Rainbow Trout Fishing


Rainbow Trout in our part of Alaska are catch-and-release and one of the most sought after fish species in the state. Ever since the early 70’s, fishermen have been catching these “leopard-spotted” beauties and then saying a long tearful goodbye. And because they’re catch-and-release, there are many monsters in our waters, which is why our only bit of advice for trout-hungry-fishermen is this:

Bring a friend. Otherwise who is going to believe you when you catch a 23-incher that’s so fat you can’t wrap your hands around it?

Another big thing you’ll need to know about our rainbow are they’re athletes. They are natural predators born in wild rivers. Our waters are not dam regulated fisheries, so these fish don’t vacation for half the season in slow running waters and munch on McDonald’s. Our rainbow trout spawn and die in our tributaries and live to be 7 to 8 years old. That’s eight years of swimming upstream in fast, wild running waters. So do your push ups before arriving at Talaheim, because our rainbow trout will take you for quite a ride.

By August our rainbow trout have gained at least 30% of their total spring body weight. So normal bows that might’ve been 18-20 inches and 4 lbs at the beginning of the season are now 5-6 lbs, and our grandpa once-in-a-lifetime-bows might range from 23 inches and 6-7 lbs.

If you want to catch these rainbow trout during high season, anything goes: mice, dry flies, egg sucking leaches. They’re used to seeing it all, and they’re hitting it all. So you might find yourself changing it up a bit more often than you would if you were at Talaheim in July, but the trouble will be worth it.

The biggest difference between our “Leopard” trout and trout you might catch elsewhere is their brightly colored spots and pink underbelly. Even their eyes have spots.

The biggest difference in catching these trout versus catching them in other places is that we’re a single-hook fishery. Believe me, one hook will do the trick and you’ll definitely know when they bite.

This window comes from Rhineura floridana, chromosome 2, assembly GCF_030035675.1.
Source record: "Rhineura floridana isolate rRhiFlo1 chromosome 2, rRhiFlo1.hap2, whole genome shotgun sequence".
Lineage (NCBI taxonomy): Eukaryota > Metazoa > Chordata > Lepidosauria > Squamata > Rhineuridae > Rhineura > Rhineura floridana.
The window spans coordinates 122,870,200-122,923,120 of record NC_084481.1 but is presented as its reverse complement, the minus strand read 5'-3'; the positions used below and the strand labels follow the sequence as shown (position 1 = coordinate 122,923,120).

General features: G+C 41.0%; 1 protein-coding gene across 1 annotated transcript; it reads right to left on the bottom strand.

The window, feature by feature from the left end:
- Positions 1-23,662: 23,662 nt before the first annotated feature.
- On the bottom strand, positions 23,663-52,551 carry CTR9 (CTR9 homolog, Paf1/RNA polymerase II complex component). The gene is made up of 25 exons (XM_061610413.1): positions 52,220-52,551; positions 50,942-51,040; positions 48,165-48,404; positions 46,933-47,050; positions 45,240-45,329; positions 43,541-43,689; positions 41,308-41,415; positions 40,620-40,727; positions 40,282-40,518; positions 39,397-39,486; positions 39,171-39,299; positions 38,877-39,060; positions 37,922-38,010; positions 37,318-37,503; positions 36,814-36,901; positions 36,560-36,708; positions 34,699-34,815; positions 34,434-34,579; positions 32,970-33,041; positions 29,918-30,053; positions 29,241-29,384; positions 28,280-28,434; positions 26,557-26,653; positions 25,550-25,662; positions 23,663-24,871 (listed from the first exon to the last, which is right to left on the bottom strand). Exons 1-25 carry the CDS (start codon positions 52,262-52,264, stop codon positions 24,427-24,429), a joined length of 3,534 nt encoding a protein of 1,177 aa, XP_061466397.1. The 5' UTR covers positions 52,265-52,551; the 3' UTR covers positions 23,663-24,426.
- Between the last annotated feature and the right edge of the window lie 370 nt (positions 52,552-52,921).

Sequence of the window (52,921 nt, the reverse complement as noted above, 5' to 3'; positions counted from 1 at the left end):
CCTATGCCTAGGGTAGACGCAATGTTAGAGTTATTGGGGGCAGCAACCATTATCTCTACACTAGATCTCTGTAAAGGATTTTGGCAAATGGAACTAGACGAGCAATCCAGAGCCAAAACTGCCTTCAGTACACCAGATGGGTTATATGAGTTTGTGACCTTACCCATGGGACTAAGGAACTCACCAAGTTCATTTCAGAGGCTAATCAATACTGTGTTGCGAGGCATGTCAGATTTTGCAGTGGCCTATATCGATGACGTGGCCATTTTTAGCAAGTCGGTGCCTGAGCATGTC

Our rainbow trout come to life in June. The hatch we’re following is anything that comes to the surface: mosquitoes, mice, may flies and any dry flies. Under the surface salmon fry fill the trout’s bellies. These fish are hungry and eager. Even the seven-year-old-grandpa rainbows, they might be skinny but they’re still long, eager, and put up a good fight.
In July the salmon arrive and “following the hatch” means we switch to egg sucking leaches, flesh flies, and bunny bugs, because the rainbows can be found hiding behind the spawning salmon.
Mid-August to early September. By that time our rainbow trout have gained 30% of their total spring body weight. Plus, these fish are wild as the terrain. So they’re not spooked by 6 weight rods and 10 lb monofilament with split shot. If you cast with a splash, it’s ok. These fish don’t expect danger. They’ve never seen humans. So these wild-virgin-fish won’t just bite, they’ll take you for a ride. So our only advice is this: do your push ups.


I had the best rainbow fishing I’ve ever had (in 60 years of fishing). The stay was made particularly memorable because of Mark’s hospitality and humor. The staff made this vacation outstanding.
Jim Baird
Awesome week. Mousing for rainbows the best ever. Great staff and food. Enjoyed the music and all the stories. Keep the helicopters warm cause I’ll be back!!
Ray Wilson